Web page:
The Ministry of Education, with the support of the entire government, has a long-lasting commitment to equal opportunity in education, and reducing the gaps deriving from socio-economic deprivation or ethnic background. It recognizes that achieving this goal requires differential funding to meet the needs of socially and economically disadvantaged students. This approach was explicitly formulated in the recommendations of the Shoshani and Dovrat committees and in the various funding formulas that the ministry adopted over the years. But the results are still far from adequate. There is some progressivity in the Ministry’s funding of teaching hours for elementary and junior high schools, but almost none in funding high schools or kindergartens; and when additional school funding provided by local governments is factored the situation is worse. The data are far from clear—and this is part of the problem—but it appears that in parts of the system funding patterns may actually be regressive, with fewer resources invested in the education of children from disadvantaged backgrounds.
The Van Leer Jerusalem Institute and the Israel Democracy Institute have convened a team of experts to consider why previous efforts to implement differential funding were less than successful; and what can be done to promote greater success in the future. A joint paper to be discussed at the Eli Hurvitz Conference on Economy and Society in November 2014 examines the theoretical basis for affirmative action in funding education; identifies the factors that have delayed its implementation in the past; describes the existing situation; and proposes a set of guiding principles for future efforts. These include adopting a transparent student-based budgeting system with socioeconomic loadings; setting measurable goals for narrowing socio-economic gaps in schooling; developing policy interventions that recognize the impact of the socio-economic environment on educational achievement; and explicitly addressing the political issues and bureaucratic obstacles that have stymied implementation of differential budgeting in the past.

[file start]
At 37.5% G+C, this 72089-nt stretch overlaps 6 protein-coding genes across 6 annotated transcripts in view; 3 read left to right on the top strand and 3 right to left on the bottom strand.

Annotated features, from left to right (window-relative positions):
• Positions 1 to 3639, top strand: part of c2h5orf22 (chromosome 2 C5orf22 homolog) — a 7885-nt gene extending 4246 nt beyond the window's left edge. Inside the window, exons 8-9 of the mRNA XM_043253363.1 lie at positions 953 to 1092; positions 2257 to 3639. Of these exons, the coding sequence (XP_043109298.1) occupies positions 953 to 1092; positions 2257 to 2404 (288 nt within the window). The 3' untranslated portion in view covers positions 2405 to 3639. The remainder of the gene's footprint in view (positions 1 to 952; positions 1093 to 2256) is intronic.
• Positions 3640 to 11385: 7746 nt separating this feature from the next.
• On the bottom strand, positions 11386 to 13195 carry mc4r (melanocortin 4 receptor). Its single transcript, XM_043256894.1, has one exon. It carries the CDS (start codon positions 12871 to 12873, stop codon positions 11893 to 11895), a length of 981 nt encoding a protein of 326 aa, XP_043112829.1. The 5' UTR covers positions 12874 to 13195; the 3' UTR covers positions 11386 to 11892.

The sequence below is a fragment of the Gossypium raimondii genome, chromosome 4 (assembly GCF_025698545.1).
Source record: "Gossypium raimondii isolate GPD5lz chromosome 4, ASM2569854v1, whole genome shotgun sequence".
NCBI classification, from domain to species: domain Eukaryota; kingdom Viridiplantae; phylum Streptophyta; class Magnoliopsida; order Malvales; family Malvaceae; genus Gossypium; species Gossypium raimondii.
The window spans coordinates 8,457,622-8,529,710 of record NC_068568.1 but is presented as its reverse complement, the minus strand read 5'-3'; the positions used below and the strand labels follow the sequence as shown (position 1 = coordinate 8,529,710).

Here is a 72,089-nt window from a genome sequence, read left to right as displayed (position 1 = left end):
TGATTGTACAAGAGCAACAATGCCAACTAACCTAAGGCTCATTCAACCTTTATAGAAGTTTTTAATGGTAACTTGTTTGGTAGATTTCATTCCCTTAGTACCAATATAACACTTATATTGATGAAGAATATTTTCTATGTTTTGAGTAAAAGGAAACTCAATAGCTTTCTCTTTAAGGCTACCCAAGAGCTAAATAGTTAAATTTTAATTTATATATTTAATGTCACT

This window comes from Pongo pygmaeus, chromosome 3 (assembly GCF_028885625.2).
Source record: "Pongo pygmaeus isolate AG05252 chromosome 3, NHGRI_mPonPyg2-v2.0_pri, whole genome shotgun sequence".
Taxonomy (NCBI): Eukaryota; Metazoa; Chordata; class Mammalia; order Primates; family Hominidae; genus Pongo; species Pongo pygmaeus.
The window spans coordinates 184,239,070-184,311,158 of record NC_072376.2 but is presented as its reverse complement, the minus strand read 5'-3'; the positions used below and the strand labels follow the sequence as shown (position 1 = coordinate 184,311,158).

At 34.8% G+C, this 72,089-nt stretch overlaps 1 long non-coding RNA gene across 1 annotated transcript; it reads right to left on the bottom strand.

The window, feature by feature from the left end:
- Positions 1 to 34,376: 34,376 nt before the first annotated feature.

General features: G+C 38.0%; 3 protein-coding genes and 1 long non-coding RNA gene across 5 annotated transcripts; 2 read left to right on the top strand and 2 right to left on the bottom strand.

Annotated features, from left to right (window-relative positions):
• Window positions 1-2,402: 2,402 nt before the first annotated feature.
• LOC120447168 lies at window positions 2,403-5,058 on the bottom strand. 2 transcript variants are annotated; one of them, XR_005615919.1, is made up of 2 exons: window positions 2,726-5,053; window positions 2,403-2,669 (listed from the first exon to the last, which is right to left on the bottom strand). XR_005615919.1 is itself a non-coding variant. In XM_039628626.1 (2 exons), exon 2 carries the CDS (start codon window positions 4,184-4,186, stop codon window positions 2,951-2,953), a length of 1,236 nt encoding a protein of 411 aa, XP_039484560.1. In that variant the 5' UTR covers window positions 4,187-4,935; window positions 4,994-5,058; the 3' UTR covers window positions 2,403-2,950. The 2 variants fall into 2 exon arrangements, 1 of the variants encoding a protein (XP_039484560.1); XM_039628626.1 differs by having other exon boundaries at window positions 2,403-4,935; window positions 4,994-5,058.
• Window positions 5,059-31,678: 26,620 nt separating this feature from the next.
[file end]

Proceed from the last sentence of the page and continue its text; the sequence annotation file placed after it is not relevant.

Nahum Balas, Taub Center for Social Policy Studies in Israel
Rabbi Gershon Binet, Department of Ultra-Orthodox Education, Jerusalem Municipality
Prof. Momi Dahan, Hebrew University of Jerusalem and the Israel Democracy Institute
Noa Heimann, Budget Department, Ministry of Finance
Eli Horowitz, Trump Foundation
Prof. Moshe Justman, Ben-Gurion University of the Negev and the Van Leer Jerusalem Institute, Chair
Meir Kraus, Jerusalem Institute for Israel Studies
Dr. Sami Mi’ari, Tel Aviv University and Israel Democracy Institute
Dudi Mizrahi, Ministry of Education
Michal Shinwell, National Economic Council, Prime Minister’s Office
Noam Zussman, Bank of Israel